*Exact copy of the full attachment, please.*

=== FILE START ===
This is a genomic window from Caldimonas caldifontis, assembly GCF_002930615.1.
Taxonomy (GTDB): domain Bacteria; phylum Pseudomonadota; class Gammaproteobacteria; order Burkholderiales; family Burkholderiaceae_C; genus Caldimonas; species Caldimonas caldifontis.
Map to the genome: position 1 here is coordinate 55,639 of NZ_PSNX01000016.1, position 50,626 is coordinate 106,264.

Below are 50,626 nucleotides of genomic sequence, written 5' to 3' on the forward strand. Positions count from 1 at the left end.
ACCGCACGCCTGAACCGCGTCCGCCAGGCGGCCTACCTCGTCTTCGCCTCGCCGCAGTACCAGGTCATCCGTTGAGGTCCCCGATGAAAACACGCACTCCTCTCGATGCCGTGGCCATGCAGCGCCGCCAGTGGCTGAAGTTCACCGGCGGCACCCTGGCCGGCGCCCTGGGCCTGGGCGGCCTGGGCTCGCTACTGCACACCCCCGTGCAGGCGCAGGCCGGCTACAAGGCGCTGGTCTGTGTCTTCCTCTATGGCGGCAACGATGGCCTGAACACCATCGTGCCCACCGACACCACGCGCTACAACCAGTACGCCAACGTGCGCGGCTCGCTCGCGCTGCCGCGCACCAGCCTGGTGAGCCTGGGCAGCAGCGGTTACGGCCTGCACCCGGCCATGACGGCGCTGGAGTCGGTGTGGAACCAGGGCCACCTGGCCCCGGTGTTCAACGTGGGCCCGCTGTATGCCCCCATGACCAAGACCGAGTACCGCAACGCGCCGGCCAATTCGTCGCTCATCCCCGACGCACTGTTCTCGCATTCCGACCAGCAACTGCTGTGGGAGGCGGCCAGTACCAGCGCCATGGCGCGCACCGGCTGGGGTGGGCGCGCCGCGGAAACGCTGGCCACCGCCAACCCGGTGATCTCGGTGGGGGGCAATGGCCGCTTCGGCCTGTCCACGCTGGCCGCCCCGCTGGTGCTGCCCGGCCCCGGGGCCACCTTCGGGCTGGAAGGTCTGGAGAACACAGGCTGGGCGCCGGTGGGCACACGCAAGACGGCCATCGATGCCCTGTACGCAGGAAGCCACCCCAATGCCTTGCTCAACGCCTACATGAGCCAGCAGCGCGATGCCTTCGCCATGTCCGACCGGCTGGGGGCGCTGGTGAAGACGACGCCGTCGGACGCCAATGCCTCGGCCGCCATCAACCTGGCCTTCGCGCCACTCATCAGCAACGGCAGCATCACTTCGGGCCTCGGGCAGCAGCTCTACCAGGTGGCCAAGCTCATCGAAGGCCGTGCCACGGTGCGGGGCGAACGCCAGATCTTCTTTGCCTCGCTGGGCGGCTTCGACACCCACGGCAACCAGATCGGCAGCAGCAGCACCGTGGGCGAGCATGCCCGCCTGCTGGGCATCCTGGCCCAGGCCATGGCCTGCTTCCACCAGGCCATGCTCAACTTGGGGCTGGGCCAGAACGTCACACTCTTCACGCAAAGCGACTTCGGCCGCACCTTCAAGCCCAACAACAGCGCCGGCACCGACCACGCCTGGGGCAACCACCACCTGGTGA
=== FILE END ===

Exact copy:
This is a genomic window from Caldimonas caldifontis, assembly GCF_002930615.1.
Taxonomy (GTDB): domain Bacteria; phylum Pseudomonadota; class Gammaproteobacteria; order Burkholderiales; family Burkholderiaceae_C; genus Caldimonas; species Caldimonas caldifontis.
Map to the genome: position 1 here is coordinate 55,639 of NZ_PSNX01000016.1, position 50,626 is coordinate 106,264.

Below are 50,626 nucleotides of genomic sequence, written 5' to 3' on the forward strand. Positions count from 1 at the left end.
ACCGCACGCCTGAACCGCGTCCGCCAGGCGGCCTACCTCGTCTTCGCCTCGCCGCAGTACCAGGTCATCCGTTGAGGTCCCCGATGAAAACACGCACTCCTCTCGATGCCGTGGCCATGCAGCGCCGCCAGTGGCTGAAGTTCACCGGCGGCACCCTGGCCGGCGCCCTGGGCCTGGGCGGCCTGGGCTCGCTACTGCACACCCCCGTGCAGGCGCAGGCCGGCTACAAGGCGCTGGTCTGTGTCTTCCTCTATGGCGGCAACGATGGCCTGAACACCATCGTGCCCACCGACACCACGCGCTACAACCAGTACGCCAACGTGCGCGGCTCGCTCGCGCTGCCGCGCACCAGCCTGGTGAGCCTGGGCAGCAGCGGTTACGGCCTGCACCCGGCCATGACGGCGCTGGAGTCGGTGTGGAACCAGGGCCACCTGGCCCCGGTGTTCAACGTGGGCCCGCTGTATGCCCCCATGACCAAGACCGAGTACCGCAACGCGCCGGCCAATTCGTCGCTCATCCCCGACGCACTGTTCTCGCATTCCGACCAGCAACTGCTGTGGGAGGCGGCCAGTACCAGCGCCATGGCGCGCACCGGCTGGGGTGGGCGCGCCGCGGAAACGCTGGCCACCGCCAACCCGGTGATCTCGGTGGGGGGCAATGGCCGCTTCGGCCTGTCCACGCTGGCCGCCCCGCTGGTGCTGCCCGGCCCCGGGGCCACCTTCGGGCTGGAAGGTCTGGAGAACACAGGCTGGGCGCCGGTGGGCACACGCAAGACGGCCATCGATGCCCTGTACGCAGGAAGCCACCCCAATGCCTTGCTCAACGCCTACATGAGCCAGCAGCGCGATGCCTTCGCCATGTCCGACCGGCTGGGGGCGCTGGTGAAGACGACGCCGTCGGACGCCAATGCCTCGGCCGCCATCAACCTGGCCTTCGCGCCACTCATCAGCAACGGCAGCATCACTTCGGGCCTCGGGCAGCAGCTCTACCAGGTGGCCAAGCTCATCGAAGGCCGTGCCACGGTGCGGGGCGAACGCCAGATCTTCTTTGCCTCGCTGGGCGGCTTCGACACCCACGGCAACCAGATCGGCAGCAGCAGCACCGTGGGCGAGCATGCCCGCCTGCTGGGCATCCTGGCCCAGGCCATGGCCTGCTTCCACCAGGCCATGCTCAACTTGGGGCTGGGCCAGAACGTCACACTCTTCACGCAAAGCGACTTCGGCCGCACCTTCAAGCCCAACAACAGCGCCGGCACCGACCACGCCTGGGGCAACCACCACCTGGTGA